We collected for clusters A, E, G, H, L and M all SSMs of the subtype that is the most characteristic. This is C>A for clusters A and H, C>G for cluster E and M, C>T for cluster G and T>G for cluster L. In addition, we looked at T>G SSMs in cluster H to compare them to cluster L. Next, we extracted from the reference genome (GRCh37/h19) the ten adjacent bases in 5’ and 3’ direction of the mutation using the Rsamtools package in R. We used the extracted sequence context as input to construct two sequence logos per cluster: one for the mutations that are recurrent within the cluster and one for those that are not. We include each recurrent mutation only once to avoid giving extra weight to highly recurrent mutations. As a measure of information content we used the relative entropy [54, 55], which is defined for position i by:

Here, f(bi) stands for the frequency of base b (A, C, G or T) in position i and P(b) stands for the prior probability of base b as determined by the frequency in the human genome (GRCh37/h19). The height of each base in the sequence plot is proportional to . A positive value corresponds to an enrichment of the base with respect to the prior probability and a negative value to a depletion. The relative entropy (REi) is zero, if all four bases are observed with the same frequency as the prior in position i. We set 0.25 as a threshold for REi to define the enriched motif. Furthermore, we computed per cluster the percentages of all, non-recurrent and recurrent SSMs that were in the sequence context that was found to be enriched in the recurrent SSMs. To estimate the percentage of the respective motifs in the human genome, we first slid a window of the same size (k) as the motif across the genome with a shift equal to the length of the motif and counted all possible k-mers. Next, we added to this the counts retrieved in the same way for the reverse complement of the reference sequence (corresponding to the opposing strand), since we also combined the reverse complements for each of the SSM subtypes. From this we computed the percentage of the enriched motif with respect to all k-mers and to the k-mer with the base that is mutated in the enriched motif at the same position.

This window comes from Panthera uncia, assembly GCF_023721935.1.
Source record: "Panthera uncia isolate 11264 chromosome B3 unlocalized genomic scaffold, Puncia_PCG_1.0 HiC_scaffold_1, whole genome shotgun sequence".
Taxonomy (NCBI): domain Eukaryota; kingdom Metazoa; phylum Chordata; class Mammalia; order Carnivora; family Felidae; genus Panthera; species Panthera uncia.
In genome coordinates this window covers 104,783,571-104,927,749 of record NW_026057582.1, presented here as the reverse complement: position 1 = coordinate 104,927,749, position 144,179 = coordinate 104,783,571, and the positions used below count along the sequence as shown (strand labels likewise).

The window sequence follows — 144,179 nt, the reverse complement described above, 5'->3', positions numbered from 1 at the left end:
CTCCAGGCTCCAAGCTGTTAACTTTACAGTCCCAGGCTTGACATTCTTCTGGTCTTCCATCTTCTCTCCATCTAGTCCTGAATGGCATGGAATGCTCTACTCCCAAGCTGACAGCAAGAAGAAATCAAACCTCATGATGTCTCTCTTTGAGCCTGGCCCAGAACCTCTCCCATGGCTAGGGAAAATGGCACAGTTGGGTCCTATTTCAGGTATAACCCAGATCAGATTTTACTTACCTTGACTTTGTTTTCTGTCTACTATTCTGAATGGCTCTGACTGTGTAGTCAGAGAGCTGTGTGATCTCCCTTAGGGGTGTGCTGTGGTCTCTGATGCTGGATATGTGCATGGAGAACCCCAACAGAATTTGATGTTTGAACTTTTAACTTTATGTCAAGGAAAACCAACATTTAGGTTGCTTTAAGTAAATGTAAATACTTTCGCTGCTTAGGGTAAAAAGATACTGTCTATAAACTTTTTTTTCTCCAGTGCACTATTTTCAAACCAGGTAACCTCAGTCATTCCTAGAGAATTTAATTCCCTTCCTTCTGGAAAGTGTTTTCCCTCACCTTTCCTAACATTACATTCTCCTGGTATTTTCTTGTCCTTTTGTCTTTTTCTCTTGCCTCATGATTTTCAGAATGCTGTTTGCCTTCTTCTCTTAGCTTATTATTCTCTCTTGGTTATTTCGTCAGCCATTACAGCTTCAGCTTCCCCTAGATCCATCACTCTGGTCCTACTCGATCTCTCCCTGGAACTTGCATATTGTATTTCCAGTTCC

Statistical tests

The correlation between every possible pair of the 42 features was measured by the Spearman’s rank correlation coefficient using the R package Hmisc (v4.1–1). Multiple testing correction of the p-values of all correlation tests (including those in S2 Text) was done by the Benjamini-Yekutieli method. For the other correlations mentioned we also used the Spearman’s rank correlation coefficient.

We used the Wilcoxon rank-sum test with continuity correction as the test of significance for differences in features observed between clusters.

The different proportions of sequence motifs between recurrent and non-recurrent SSMs were assessed by using χ2 tests.

Plots

Figs 1, 3, 5 and 6, the pie charts in Fig 4 and the plots in Supporting Information, except for S1, were made using the R package ggplot2 (v3.0.0). Fig 6, S3 Fig and S4 Fig additionally required ggseqlogo (v0.1) [56] and Fig 2 was made with the use of the R package corrplot (v0.84). Fig 7 was made using Microsoft PowerPoint and we also included images from the Servier Medical Art website (http://smart.servier.com/). The ‘clustering tree’ in S1 Fig was made using the clustree R package [57]. We have manually replaced the nodes in the tree with the pie diagram showing the distribution of tumour types in each cluster. For the colours of the different tumour types we have made use of the script provided by the PCAWG consortium, available at: https://github.com/ICGC-TCGA-PanCancer/pcawg-colour-palette.

Supporting information

S1 Fig. Clustering tree showing tumour type distribution for 2 to 20 clusters.

The clustering tree shows how clusters evolve across different clustering resolutions ranging from 2 to 20 clusters. For example, cluster G splits off from the rest of the cohort at a resolution of three clusters and remains largely unchanged in higher resolutions. We have marked for each of our 16 clusters the clustering resolutions across which they remain largely stable, i.e. the Jaccard similarity index between a cluster at resolution 16 and one at a higher or lower resolution is at least 0.85. The number under each cluster indicates the number of samples in that particular cluster. The colour of an arrow indicates the number of samples the two connected clusters have in common. The transparency of the arrow indicates the proportion of samples the two connected clusters have in common with respect to the cluster at the higher resolution. Only arrows representing a proportion of more than 0.1 are shown. Consequently, the number of samples in a cluster at a certain clustering resolution may not match with the connected cluster(s) at a higher resolution. Note that the clustering shown is the result after the k-means clustering step.

https://doi.org/10.1371/journal.pcbi.1007496.s001

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S2 Fig. PCA and clustering with and without the recurrence-related features.